Women's Agenda: Anxiety took me off guard – it’s time we get better about talking about it - Michelle Gibbings

Thanks to Women’s Agenda, in this article Michelle explains how anxiety can take you by surprise and shares tips to help you cope with it. 

Anxiety. It grips you in the chest. It can make you feel like you can’t breathe. Sits in the pit of your stomach. Well, that’s what it feels like for me. Looking at me as I went about my day, you wouldn’t know it was there. If you asked me if I was OK, I’d say “Of course”.

When anxiety first paid me a visit, I only told two people – my husband and my dry cleaner (yes, we have fascinating conversations). His comment, “You don’t look like the type of person who’d have anxiety”. It was a stark reminder that we are often good at masking what’s happening underneath. For me, up until earlier this year, I’d never experienced it. Life circumstances led me to it. Which brings me to ‘R U Ok? day’.

Encouraging open conversations about mental health is to be applauded, and so is raising awareness of the rising issues across workplaces and society. However, a one-day focus won’t shift the dial. The root cause of mental health issues varies, so the strategies needed to address it must also vary. Central to this are serious conversations about the nature of the workplaces we have created and continue to build. Workplace culture contributes to and can exacerbate mental health issues.

Data tells the story 

Economist John Pencavel from Stanford University found that productivity declines when people work more than 50 hours each week. Even worse, working 70 hours or more a week causes the person to get the same amount of work done as people who work 55 hours. His research highlights the impact of employee fatigue and stress on productivity and the probability of errors, accidents, and sickness.

The BBC reported analysis showing that long working hours increased the risk of heart disease by 40% (almost the same as smoking) and strokes. People who worked more than 11 hours a day were nearly 2.4 times more likely to have a major depressive episode. International studies reveal the increase in mental health issues, with experts warning the ramifications will extend far into the future. This impact has financial consequences, with the World Health Organization estimating that depression and anxiety cost the global economy over $1 trillion in lost productivity.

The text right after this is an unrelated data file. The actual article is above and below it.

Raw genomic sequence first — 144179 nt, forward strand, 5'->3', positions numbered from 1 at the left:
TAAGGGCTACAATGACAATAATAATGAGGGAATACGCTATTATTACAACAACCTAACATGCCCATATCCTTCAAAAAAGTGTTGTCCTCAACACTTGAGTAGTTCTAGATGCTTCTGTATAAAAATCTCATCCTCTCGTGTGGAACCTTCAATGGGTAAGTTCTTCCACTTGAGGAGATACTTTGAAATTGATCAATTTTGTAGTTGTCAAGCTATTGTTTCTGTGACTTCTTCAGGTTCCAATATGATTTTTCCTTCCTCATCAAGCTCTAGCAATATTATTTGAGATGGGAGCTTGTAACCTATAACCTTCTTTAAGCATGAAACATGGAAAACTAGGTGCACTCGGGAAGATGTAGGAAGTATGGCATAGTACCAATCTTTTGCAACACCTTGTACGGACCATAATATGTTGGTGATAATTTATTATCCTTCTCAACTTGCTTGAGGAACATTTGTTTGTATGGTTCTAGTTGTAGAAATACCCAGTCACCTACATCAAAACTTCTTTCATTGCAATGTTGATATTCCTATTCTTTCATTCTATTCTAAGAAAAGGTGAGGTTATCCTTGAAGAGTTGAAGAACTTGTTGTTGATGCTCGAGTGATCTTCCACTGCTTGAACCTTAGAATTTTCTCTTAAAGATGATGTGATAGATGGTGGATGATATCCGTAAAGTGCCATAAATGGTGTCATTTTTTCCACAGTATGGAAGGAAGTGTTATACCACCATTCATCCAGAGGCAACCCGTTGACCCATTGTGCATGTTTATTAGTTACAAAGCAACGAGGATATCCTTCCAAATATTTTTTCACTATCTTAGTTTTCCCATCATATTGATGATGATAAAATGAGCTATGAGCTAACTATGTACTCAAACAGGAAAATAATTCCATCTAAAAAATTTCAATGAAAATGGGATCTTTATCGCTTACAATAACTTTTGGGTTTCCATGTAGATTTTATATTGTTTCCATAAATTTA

Despite the evidence mounting as to why it matters at a societal, organisational and personal level, many workplace practices work against creating a healthy workplace. For example, there are workplaces where excessive overtime and unrealistic workloads are a cultural norm. Organisations institute online surveillance despite research showing employees feel worse when monitored. There’s also a growing push for office-based workers to go back to the office in a full-time capacity, while research demonstrates that workers with flexibility enjoy a better quality of life. And let’s not forget ongoing data that continually reinforces that leadership is getting worse, not better.

Issues of burnout, stress and fatigue are systemic and cultural. So, tackling it hinges on seamlessly integrating strategies into a broad framework that addresses the root causes.

Start noticing

Leaders must balance the pressure in the working day and be ready to spot the warning signs for their team members and support them. This requires open communication channels, destigmatising mental health struggles, and proactively identifying and addressing burnout.

These signs may include feeling ineffective and cynical, being withdrawn, having reduced energy, motivation, and efficiency, and being more frustrated and irritable. You want to notice if your team members and colleagues are working excessively hard or doing lots of overtime, yet their productivity is waning. Noticing is only possible when you spend quality time with people.

Listen deeply

Create opportunities for open dialogue. Have a program of regular check-ins at a group and individual level. When talking with team members, remember you may be unable to fix the issue. What you can do, which has a valuable impact, is make them feel seen and heard. By doing that, you demonstrate they matter. Many times, just by hearing what they say, listening with compassion and showing a genuine interest in what’s concerning them, you’ll have given them exactly what they need.

Create connection

Relationships and connections are at the root of all human existence. As this HBR article reminds us, burnout isn’t just about exhaustion; it’s also about feeling disconnected and lonely. When you have strong relationships at work, it provides a support network for you to talk through challenges and get advice. As the team’s leader, building supportive and trusting relationships with all team members is crucial. People want to know they belong.

Be systematic

Addressing issues necessitates a comprehensive review of workplace policies and expectations. Are employees routinely expected to work long hours, neglecting personal time and self-care? Are unrealistic targets the norm? Is the culture exacerbating issues? Creating a thriving workplace isn’t about the one thing you do. It requires awareness, patience and persistence, with consciously and consistently applied efforts. It’s also recognising and accepting that what each person needs may differ.

Thankfully, I’ve worked through my anxiety. On the days when it when it occasionally turns up, I say, “Hello, old friend, nice to see you again”. I then move through my day knowing it’s telling me something, and I need to give it (and myself) space to breathe.

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